The original de Blob is one of those games that if you played it, you have fond memories and wish there were a sequel. If you didn’t, you likely are not aware and, if someone mentioned it, you probably only recall it as that “blob game on the Wii”. Well, if you haven’t experienced THQ’s de Blob, the sequel is a fantastic place to start. Whether you prefer the motion-controlled experience or HD visuals, THQ has everyone covered with their sequel, as it is now available on every console currently out. The best part is that you don’t need to have played the original to get in on the fun.
If you need to have narrative, de Blob does provide, although it truly is about as deep as the kiddy pool. The INKT Corporation is back up to no good, headed by the evil Comrade Black. He has once again brainwashed the citizens of Prisma City to rid their world of color, and it is up to the Color Underground to restore the color and, of course, save the day.
You play as de Blob and, like any other amorphous blob, you have a special power that allows you to take on properties of other stuff. In this case, it is paint. This is the whole premise behind the game and what drives the gameplay itself. As Blob, you can roll around in various colors and then paint buildings in order to free the city’s captives and restore color to the entire city. Later on, you will also be introduced to some 2D platform segments as well as some color-mixing puzzles, but for the most part the game is very much like the original, but with one exception.
The sequel seems to focus entirely on a timer. Every level has a constantly ticking clock. This forces you to constantly push forward and discourages exploration. I am still not entirely sure what purpose this serves, as the first game allowed exploration that was actually part of the fun. The premise behind the game lends itself to just messing around in the world and painting various objects. This newly added timer really defeats that. Granted, you can choose to linger around the world after completing it, but like most games, by that time you are ready for a new scenario and sticking around isn’t that much fun.
The timer never becomes too much of an issue on the lower difficulties which, again, begs the question of why it was added. You do have a limited number of lives but an infinite supply of continues, which defeats the purpose of the former. It just feels that the developers were trying to straddle a line between casual and core gamers and didn’t realize the gaming faux pas they created as a result.
To compensate, they added a two-player mode akin to what is found in the Super Mario Galaxy titles. The second player basically performs actions, such as attacking enemies and collecting items just by pointing a cursor at them. It is a nice feature for kids playing with their parents, but honestly, nothing more.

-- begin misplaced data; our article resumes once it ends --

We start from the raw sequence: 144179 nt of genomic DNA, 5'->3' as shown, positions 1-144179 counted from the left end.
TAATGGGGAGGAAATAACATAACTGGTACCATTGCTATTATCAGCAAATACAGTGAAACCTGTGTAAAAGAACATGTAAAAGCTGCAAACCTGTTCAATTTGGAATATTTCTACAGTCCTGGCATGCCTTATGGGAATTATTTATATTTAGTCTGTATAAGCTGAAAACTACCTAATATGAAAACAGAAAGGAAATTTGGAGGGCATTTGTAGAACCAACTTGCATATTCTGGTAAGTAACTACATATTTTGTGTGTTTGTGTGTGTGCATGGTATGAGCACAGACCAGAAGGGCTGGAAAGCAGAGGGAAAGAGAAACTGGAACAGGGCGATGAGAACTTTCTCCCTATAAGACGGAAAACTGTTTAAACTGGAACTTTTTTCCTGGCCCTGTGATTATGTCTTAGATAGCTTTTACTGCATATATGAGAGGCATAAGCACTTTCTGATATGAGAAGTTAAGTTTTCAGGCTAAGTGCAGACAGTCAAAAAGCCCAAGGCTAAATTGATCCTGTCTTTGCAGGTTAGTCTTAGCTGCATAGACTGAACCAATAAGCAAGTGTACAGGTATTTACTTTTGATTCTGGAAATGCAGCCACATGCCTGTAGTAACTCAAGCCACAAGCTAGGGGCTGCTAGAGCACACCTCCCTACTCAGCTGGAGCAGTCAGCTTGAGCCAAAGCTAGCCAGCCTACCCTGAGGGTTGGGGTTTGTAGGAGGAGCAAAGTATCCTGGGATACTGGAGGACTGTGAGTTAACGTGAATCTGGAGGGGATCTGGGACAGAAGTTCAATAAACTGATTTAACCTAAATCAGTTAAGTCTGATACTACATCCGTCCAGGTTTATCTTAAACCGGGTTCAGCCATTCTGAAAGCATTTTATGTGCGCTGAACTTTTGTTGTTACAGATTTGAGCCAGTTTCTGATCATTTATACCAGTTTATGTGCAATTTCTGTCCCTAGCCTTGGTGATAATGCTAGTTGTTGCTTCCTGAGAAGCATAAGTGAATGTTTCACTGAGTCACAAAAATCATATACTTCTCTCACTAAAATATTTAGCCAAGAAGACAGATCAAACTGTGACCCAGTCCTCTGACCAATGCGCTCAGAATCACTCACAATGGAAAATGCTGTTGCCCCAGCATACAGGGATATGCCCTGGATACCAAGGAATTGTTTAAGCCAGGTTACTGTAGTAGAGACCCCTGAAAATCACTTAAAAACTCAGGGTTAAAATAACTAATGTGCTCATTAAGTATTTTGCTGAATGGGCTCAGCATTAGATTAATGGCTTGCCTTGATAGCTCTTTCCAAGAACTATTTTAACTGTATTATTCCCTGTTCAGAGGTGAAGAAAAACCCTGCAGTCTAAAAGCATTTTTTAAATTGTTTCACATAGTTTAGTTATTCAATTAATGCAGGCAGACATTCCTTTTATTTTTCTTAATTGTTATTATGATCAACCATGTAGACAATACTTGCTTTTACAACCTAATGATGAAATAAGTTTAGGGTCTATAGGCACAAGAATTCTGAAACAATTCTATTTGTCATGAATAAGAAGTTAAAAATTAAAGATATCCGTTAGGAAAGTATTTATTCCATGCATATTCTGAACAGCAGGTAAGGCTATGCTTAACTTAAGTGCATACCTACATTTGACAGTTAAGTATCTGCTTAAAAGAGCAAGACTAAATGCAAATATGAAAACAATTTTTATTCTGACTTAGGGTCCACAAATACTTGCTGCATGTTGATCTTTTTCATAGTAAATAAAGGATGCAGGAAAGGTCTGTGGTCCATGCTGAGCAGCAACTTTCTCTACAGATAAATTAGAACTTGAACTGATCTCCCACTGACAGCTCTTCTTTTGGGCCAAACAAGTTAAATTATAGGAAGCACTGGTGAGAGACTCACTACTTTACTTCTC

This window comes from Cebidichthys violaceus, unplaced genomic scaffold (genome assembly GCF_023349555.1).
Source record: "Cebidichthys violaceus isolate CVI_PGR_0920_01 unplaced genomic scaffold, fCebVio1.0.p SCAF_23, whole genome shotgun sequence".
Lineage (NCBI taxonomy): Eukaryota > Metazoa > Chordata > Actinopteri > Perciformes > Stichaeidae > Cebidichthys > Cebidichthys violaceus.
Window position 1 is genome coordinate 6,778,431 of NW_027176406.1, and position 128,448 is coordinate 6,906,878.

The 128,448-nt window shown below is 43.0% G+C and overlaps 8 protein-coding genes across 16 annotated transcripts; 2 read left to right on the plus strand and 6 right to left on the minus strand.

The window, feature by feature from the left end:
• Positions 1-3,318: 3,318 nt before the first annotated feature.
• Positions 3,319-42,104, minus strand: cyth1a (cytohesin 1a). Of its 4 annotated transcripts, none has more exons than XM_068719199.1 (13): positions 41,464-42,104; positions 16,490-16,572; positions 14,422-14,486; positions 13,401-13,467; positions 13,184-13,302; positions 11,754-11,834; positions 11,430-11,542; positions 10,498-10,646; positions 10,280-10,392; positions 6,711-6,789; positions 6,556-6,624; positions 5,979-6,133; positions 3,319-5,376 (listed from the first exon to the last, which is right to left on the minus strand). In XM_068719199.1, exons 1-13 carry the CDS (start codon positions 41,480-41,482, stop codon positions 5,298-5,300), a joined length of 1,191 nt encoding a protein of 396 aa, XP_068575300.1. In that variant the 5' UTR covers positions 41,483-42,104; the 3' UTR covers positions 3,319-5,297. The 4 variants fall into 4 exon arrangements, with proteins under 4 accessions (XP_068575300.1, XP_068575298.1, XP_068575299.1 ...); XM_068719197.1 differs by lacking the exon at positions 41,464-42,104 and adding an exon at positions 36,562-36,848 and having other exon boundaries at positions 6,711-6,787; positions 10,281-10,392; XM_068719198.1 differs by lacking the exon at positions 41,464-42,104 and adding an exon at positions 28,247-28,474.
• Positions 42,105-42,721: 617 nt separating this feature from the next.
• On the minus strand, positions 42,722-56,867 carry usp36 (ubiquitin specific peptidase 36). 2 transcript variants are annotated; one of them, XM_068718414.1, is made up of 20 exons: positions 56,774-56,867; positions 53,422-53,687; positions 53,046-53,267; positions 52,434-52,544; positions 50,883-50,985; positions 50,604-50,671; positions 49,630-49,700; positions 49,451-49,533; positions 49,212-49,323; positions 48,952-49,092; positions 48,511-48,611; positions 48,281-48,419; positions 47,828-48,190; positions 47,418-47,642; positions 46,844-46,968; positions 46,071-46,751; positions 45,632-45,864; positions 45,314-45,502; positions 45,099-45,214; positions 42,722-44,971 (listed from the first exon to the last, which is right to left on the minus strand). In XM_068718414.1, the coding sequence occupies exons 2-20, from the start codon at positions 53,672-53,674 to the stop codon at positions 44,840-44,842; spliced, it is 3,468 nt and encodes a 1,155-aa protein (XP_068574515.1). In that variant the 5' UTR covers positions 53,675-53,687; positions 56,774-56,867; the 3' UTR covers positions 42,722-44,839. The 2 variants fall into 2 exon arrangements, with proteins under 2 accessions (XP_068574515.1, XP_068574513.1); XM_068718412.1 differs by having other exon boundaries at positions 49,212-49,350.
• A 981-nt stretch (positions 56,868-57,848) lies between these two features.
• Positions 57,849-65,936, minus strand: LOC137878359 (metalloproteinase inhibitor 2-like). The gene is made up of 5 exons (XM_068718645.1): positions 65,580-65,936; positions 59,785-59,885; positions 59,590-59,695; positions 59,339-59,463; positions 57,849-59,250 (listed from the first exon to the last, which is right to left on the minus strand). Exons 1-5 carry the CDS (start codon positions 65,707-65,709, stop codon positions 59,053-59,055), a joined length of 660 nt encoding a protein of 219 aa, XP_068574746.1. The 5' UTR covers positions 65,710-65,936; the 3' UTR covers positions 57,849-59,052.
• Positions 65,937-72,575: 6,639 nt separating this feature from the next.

This time around, there are three versions of the game and all of them vary a little. The Wii version sticks as close to the original with motion controls that actually work and a lack of slick HD visuals. The Xbox 360 version sports the slick visuals but without any sort of motion control. The PS3 version sounds like it has all the bases covered by design, but it actually ends up disappointing the most. The Move controls are not as intuitive and in-depth as the Wii, making it feel more like a tacked on feature. I actually preferred using the standard controller. However, the PS3 version does support 3D TVs. If you have already made the leap, then this may be the version for you.
It is hard to fault de Blob 2 for its shortcomings because it is still an amazingly charming experience. Rarely will you find yourself bored and, just when things bog down, the game tosses in another idea or puzzle type to keep things fresh. When you close up the single player game, there is also a couch co-op mode that forces players to work together to keep the timer from running down, all while performing similar tasks from the single player. This is entirely separate from the parent co-op mode and is actually fun and quite challenging.
On the visuals front, de Blob 2 looks great on both of the HD consoles with some slick color palettes and effects. The animations in both the game and cut scenes are fun and fluid, while the colors appearing as Blob rolls over gray grass, are truly pleasing to the optics. The simple look doesn’t detract from the beauty of the game. Wii owners are a little less fortunate, as the game is not quite as slick, but the design is still there.
The real star of the presentation, though, is the sound design. For starters, the jazz-infused soundtrack is definitely one to remember. The tunes here are catchy and fit the game extremely well. The other really cool aspect is the musical cues that happen when color is applied to the world. It is a small touch, but one that brings the world to life. The sound team has gone above and beyond the call of duty on this game, and it shows.
de Blob 2 is a wonderfully charismatic title that oozes at the seams with personality and fun. With all of the tree-trunk space marines and war veterans flooding consoles lately, it is always nice to see a well put-together platformer that dares to try something new, and succeeds. Fans of platform games will find a lot to love, even with the problems. If you are in the mood to paint the town red, literally, de Blob 2 is definitely for you.
Review copy provided by publisher.